Silk Road 7 – Hitchhiking towards China

Crossing the Pamir and Tien Shan ranges that separate China and Kyrgyzstan today was one of the most difficult stages for Silk Road travellers. And it continues to be. 🙂

There are only two border crossings: Irkeshtam and Torugart. For crossing at Torugart you need special permits, a Kyrgyz driver with special permits to take you through the no-man’s land and pre-arranged transportation from the Chinese border to Kashgar, everything to be arranged through a travel agency. A costly nightmare of red tape. Obviously, I chose the Irkeshtam option, despite the greater distance. I wanted to cross before the weekend (on weekends both borders close) to be in Kashgar for the Sunday Market (next post). The only public transport is a very uncomfortable bus going twice per week, but the cheapest and most comfortable option is to hitchhike.

The journey started in the city of Osh. Just after arriving from Bishkek, I started looking for a shared taxi leaving for Sara Tash. It was rather difficult to find one. All the drivers would insist there were no other passangers going, in their – hopeless – effort to make me hire a full car. But finally in a more out-of-the-way stand I found a driver heading for there. It took me more than half an hour to negotiate a fair price, probably the lack of competition pushed the prices higher.

In this trip through mountaineous roads I met Benoît, a French traveller who would travel with me for the next 3 days and share the effort of hitchhiking. And he was experienced: he had come hitchhiking all the way from France.

After a few hours we arrived at Sara Tash, in time for dinner. This is a very small village, spread over the intersection of two important roads: the one that goes to Tajikistan and the one that goes to China. We asked in one of the two “hotels” in town, and agreed to sleep there for the night and have dinner. The place was a family house with a semi-independent big room where they welcome travellers to sleep on the floor with some pillows and bed linen. A hole-in-the-ground toilet was outside with no shower. Later, 4 travellers from Israel, Canada and Poland who were heading for Tajikistan appeared and shared the room with us. Two tents were also laid in the garden by Swiss cyclists.

The village boasts some spectacular views of the mountains that separate this country from China:

The road to China

Our first driver

We decided to skip breakfast and start hitchhiking at 6 am believing that most Chinese trucks would cross early. No truck or car passed through the road to China for the first 40 minutes, and I was really freezing! Suddenly, the first truck appeared and stopped. We got on, and this nice driver took us all the way to the Kyrgyz frontier, for a small fee.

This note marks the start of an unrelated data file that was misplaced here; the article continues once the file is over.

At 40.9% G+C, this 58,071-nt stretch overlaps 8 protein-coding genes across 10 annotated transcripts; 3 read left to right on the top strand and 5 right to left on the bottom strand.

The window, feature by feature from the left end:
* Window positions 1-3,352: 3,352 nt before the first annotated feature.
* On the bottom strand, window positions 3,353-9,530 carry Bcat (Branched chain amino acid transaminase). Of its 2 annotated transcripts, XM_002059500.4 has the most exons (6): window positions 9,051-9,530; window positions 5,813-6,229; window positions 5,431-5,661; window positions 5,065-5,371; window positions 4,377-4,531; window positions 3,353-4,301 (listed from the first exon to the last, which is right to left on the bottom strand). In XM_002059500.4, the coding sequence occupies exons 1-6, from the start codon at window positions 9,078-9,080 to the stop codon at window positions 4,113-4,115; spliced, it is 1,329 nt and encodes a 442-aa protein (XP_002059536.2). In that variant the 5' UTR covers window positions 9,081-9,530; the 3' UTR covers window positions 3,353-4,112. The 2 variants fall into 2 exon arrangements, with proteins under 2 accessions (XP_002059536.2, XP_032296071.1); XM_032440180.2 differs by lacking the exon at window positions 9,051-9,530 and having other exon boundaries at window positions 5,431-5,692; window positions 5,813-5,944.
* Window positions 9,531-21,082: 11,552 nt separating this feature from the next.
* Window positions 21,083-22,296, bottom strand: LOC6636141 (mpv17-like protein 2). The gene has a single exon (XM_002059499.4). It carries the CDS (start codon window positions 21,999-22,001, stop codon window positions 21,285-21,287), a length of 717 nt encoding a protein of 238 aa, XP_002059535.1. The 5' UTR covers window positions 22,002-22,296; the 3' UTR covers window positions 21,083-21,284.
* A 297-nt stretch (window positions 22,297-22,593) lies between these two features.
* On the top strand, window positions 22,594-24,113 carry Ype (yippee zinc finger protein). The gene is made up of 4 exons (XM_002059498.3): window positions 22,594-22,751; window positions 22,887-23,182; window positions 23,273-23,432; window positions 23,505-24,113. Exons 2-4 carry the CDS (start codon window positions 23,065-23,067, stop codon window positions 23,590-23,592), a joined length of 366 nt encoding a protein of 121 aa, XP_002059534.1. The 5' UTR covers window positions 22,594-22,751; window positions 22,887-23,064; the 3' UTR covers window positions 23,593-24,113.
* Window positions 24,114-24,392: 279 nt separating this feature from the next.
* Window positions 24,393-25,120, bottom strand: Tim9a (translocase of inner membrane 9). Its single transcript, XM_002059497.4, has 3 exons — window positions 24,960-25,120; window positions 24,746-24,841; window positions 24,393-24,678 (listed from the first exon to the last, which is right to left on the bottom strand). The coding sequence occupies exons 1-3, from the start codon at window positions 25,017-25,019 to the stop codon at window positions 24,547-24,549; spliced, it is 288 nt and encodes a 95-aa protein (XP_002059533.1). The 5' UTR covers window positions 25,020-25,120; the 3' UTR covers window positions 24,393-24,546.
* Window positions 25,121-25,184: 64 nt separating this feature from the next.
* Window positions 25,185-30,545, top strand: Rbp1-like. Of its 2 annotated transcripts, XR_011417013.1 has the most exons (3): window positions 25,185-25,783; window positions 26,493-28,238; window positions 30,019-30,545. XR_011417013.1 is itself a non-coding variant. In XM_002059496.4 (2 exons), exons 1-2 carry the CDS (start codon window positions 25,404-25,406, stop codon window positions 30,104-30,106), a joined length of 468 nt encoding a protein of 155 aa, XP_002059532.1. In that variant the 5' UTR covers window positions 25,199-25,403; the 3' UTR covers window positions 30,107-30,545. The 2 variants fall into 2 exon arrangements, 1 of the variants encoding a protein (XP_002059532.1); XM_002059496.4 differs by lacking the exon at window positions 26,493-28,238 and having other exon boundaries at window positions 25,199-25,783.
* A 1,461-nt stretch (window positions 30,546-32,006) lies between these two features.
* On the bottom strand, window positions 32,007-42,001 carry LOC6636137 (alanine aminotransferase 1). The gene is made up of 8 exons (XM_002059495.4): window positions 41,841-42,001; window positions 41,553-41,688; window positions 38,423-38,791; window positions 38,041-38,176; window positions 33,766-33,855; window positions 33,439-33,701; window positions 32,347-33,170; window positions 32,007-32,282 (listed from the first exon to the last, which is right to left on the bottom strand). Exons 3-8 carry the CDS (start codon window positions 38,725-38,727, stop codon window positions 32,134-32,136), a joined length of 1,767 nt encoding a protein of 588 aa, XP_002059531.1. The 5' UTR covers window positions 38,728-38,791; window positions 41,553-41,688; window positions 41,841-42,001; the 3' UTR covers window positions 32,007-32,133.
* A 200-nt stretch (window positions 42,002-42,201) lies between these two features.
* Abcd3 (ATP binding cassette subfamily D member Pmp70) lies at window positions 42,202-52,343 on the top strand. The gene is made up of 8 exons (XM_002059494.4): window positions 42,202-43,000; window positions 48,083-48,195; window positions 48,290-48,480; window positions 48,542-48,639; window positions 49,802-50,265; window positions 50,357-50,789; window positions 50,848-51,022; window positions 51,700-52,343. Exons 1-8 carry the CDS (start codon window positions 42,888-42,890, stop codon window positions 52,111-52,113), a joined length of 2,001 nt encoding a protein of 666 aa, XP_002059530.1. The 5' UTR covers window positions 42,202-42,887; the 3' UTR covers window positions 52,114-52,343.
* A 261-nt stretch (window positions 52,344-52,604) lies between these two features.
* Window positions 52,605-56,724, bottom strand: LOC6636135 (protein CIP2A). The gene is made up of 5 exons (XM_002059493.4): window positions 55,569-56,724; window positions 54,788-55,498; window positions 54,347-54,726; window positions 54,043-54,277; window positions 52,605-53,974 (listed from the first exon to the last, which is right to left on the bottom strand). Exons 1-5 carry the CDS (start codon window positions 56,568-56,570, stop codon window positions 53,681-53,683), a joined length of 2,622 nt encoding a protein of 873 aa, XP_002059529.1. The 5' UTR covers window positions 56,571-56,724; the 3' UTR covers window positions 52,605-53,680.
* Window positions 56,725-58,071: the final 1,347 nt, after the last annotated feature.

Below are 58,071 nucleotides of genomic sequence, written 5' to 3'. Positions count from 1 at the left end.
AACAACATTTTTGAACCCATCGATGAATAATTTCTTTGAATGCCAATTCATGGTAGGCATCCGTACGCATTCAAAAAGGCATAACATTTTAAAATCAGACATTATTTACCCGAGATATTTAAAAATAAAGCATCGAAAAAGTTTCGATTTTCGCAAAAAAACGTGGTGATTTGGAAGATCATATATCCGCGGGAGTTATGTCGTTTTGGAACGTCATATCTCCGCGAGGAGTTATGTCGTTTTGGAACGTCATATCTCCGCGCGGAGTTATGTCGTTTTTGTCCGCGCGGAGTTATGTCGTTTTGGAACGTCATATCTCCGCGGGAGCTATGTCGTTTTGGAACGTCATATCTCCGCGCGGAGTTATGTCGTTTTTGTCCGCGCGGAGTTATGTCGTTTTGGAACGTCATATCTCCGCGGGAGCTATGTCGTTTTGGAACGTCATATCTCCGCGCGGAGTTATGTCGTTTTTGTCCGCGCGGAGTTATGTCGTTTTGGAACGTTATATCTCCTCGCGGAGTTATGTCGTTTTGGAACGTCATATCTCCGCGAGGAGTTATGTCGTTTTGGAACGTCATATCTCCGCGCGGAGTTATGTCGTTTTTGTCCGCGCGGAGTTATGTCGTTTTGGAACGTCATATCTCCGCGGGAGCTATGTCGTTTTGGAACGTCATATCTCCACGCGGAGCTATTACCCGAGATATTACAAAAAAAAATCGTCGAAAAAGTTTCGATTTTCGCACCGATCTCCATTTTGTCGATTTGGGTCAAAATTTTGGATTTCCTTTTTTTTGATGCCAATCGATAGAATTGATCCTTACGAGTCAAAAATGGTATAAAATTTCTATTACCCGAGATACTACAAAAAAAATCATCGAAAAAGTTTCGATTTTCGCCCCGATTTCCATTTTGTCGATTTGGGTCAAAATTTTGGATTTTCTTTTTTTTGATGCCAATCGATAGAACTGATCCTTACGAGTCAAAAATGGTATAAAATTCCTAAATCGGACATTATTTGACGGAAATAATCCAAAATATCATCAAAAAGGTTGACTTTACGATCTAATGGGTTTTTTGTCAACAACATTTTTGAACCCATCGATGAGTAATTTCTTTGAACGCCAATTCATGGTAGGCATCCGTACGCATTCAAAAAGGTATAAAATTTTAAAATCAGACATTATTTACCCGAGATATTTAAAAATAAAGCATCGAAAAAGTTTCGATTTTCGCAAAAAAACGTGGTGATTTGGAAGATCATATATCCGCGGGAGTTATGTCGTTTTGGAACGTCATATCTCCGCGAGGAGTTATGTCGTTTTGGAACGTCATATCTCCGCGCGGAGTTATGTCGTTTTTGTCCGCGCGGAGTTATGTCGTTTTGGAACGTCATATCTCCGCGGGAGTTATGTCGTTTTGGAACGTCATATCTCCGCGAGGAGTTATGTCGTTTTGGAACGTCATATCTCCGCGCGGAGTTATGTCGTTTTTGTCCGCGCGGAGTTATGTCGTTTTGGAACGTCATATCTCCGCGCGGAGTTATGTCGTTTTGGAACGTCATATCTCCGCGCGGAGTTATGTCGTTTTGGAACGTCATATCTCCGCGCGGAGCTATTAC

We reached the frontier at 9 am, exactly when it opens. There were many trucks stopped there but nothing seemed to move. I was hoping to find some breakfast or at least a hot drink but none of the houses marked as “bar” seemed to be open. So we continued to the frontier and were particularly welcomed by the guards, being the only travellers who were crossing on foot in such a remote location. We had to wait some time until a truck was inspected and ready for crossing, and the Kyrgyz officers put us into it.

In this second truck we crossed the no-man’s land, a really scenic road where we only saw a couple of trucks.

Trucks follow the scenic route to China

When we reached the Chinese frontier, we entered the immigration post and surprise: the only bus that links Osh to Kashgar twice per week was crossing at the exact same time. Then waiting, waiting, waiting. In total, crossing from the Kyrgyz frontier to the last Chinese immigration post was something like 8 hours. We handed our passports to the officer and had our baggage thoroughly inspected. He took all my clothes one by one, opened all my medicines and stuff and asked me what each thing was. Then he took my books and looked at them, and he started watching the videos in my iPad (in Spanish). Apparently, he didn’t see anything offensive in my belongings, but one of his colleagues noticed my Lonely Planet guidebook. He knew that the map on the first page did not include Taiwan as part of China and therefore he had to tear it out from the book. I tried to convince him to strip only Taiwan (which is not included in the guidebook anyway), but after consultation with his superior, he tore the whole map.